‘What have you done to your hand? She remembered the sound she had heard, and seizing the vigil light ran out into the passageway. There on the floor she saw the bloody finger. She returned with her face paler than his and was about to speak to him, but he silently passed into the back cell and fastened the door.

‘Forgive me!’ she said. ‘How can I atone for my sin?’

‘Go away’

‘Let me tie up your hand.’

‘Go away from here.’

She dressed hurriedly and silently, and when ready sat waiting in her furs. The sledge bells were heard outside.

‘Father Sergy, forgive me!’

‘Go away. God will forgive.’

‘Father Sergy! I will change my life. Do not forsake me!’

‘Go away.’

‘Forgive me, and give me your blessing!’

‘In the name of the Father and of the Son and of the Holy Ghost!’, she heard his voice from behind the partition. ‘Go!’

She burst into sobs and left the cell. The lawyer came forward to meet her.

‘Well, I see I have lost the bet. It can’t be helped. Where will you sit?’

‘It is all the same to me.’

She took a seat in the sledge and did not utter a word all the way home.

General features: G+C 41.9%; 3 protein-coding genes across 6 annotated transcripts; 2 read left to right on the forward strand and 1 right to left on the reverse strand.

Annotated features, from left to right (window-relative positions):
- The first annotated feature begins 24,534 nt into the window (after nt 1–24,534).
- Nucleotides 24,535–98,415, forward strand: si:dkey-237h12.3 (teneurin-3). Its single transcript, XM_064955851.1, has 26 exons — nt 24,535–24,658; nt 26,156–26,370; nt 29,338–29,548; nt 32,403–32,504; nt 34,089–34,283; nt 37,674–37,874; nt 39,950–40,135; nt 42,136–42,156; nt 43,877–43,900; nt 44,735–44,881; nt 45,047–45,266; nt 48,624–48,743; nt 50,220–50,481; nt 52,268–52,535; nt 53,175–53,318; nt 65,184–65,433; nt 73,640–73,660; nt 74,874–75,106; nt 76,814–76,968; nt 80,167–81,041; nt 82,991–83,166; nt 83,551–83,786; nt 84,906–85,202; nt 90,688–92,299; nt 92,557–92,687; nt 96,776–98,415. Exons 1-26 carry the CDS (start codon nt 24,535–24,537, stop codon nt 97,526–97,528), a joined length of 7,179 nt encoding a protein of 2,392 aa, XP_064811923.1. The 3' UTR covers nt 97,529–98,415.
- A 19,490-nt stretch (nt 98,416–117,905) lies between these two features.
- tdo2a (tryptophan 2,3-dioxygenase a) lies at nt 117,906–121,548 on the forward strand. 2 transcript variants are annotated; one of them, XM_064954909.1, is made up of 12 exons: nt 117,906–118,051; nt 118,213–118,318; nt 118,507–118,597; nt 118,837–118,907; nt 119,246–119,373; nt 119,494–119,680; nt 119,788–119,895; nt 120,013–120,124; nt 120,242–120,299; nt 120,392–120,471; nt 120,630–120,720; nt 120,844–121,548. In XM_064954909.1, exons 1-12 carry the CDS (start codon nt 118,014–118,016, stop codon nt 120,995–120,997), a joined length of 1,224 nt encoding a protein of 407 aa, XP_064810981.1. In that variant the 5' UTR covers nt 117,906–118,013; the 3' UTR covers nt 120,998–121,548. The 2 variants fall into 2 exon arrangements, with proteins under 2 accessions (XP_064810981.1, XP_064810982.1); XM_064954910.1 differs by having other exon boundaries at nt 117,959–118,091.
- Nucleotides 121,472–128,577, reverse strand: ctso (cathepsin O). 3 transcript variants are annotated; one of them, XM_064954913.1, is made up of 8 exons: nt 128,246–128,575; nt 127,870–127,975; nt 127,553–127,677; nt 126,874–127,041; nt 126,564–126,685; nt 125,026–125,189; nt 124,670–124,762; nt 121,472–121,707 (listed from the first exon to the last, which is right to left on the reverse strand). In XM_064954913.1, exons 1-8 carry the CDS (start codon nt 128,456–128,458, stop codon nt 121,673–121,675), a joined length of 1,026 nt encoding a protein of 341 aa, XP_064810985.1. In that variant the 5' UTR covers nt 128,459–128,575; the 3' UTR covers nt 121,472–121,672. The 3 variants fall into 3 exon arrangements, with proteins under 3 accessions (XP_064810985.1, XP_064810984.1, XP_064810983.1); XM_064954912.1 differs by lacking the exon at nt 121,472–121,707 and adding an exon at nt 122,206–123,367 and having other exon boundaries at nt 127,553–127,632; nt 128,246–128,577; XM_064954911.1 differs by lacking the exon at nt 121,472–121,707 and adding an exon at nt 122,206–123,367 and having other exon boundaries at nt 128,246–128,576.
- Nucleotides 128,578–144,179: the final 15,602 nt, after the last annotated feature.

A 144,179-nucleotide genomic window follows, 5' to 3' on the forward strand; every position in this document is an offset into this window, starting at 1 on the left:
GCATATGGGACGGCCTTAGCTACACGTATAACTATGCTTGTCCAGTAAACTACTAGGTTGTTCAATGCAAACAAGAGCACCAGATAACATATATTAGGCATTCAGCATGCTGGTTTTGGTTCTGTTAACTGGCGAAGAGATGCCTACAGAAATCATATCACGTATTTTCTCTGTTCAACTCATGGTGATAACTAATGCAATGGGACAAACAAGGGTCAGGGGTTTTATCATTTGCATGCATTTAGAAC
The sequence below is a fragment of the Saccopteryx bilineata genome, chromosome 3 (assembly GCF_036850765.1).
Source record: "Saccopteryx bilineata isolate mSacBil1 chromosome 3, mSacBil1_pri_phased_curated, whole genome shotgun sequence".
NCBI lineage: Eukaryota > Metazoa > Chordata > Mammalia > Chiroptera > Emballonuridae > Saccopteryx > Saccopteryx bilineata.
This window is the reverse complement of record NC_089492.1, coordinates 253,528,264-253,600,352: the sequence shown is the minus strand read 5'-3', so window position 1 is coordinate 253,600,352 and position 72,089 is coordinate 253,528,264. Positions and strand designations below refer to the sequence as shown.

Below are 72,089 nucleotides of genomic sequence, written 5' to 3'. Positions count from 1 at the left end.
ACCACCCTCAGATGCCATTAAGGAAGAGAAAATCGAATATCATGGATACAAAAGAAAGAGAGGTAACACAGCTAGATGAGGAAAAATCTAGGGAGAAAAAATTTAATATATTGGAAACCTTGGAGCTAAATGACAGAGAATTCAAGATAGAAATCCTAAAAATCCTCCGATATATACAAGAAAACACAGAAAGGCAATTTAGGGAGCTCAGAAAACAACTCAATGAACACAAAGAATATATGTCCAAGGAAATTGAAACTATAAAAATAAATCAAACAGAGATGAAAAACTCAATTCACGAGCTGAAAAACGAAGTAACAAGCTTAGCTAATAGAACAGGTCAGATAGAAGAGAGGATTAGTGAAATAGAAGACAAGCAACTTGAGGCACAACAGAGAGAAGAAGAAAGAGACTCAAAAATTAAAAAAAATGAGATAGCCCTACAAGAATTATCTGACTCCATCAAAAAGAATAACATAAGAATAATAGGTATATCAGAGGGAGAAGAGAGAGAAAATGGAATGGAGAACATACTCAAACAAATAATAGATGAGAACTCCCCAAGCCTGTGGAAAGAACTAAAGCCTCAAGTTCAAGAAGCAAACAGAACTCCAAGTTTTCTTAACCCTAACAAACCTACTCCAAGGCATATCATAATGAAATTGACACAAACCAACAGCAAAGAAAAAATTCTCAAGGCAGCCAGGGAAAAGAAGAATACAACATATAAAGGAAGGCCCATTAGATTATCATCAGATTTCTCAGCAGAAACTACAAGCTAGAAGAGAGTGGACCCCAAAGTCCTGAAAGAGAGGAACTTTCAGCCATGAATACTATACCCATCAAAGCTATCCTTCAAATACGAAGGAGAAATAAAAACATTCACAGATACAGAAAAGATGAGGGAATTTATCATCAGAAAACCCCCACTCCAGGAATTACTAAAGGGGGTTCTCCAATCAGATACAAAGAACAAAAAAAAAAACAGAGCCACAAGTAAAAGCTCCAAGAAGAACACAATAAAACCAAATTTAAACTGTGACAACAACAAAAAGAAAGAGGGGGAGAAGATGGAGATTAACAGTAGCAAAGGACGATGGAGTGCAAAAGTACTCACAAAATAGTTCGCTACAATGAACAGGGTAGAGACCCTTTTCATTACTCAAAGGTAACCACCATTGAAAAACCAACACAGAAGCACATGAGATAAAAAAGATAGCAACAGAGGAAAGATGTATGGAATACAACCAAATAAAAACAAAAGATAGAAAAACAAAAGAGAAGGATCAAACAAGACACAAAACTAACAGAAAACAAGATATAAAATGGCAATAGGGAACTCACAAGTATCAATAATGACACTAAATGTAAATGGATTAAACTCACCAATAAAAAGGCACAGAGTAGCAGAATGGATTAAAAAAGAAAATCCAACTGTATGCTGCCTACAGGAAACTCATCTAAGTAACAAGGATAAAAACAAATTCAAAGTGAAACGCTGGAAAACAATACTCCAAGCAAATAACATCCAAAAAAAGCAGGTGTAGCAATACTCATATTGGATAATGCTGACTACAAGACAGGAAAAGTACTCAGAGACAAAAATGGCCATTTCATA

A year later she entered a convent as a novice and lived a strict life under the direction of the hermit Arseny, who wrote letters to her at long intervals.




Father Sergy lived as a recluse for another seven years.

At first he accepted much of what people brought him—tea, sugar, white bread, milk, clothing, and firewood. But as time went on he led a more and more austere life, refusing everything superfluous, and finally he accepted nothing but rye-bread once a week. Everything else that was brought him he gave to the poor who came to him. He spent his entire time in his cell, in prayer or in conversation with callers, who became more and more numerous as time went on. Only three times a year did he go out to church, and when necessary he went out to fetch water and wood.

The episode with Makovkina had occurred after five years of his hermit life. That occurrence soon became generally known, her nocturnal visit, the change she underwent, and her entry into a convent. From that time Father Sergy’s fame increased. More and more visitors came to see him, other monks settled down near his cell, and a church and guesthouse was erected there. His fame, as usual exaggerating his feats, spread ever more and more widely. People began to come to him from a distance and began bringing invalids to him whom they declared he cured.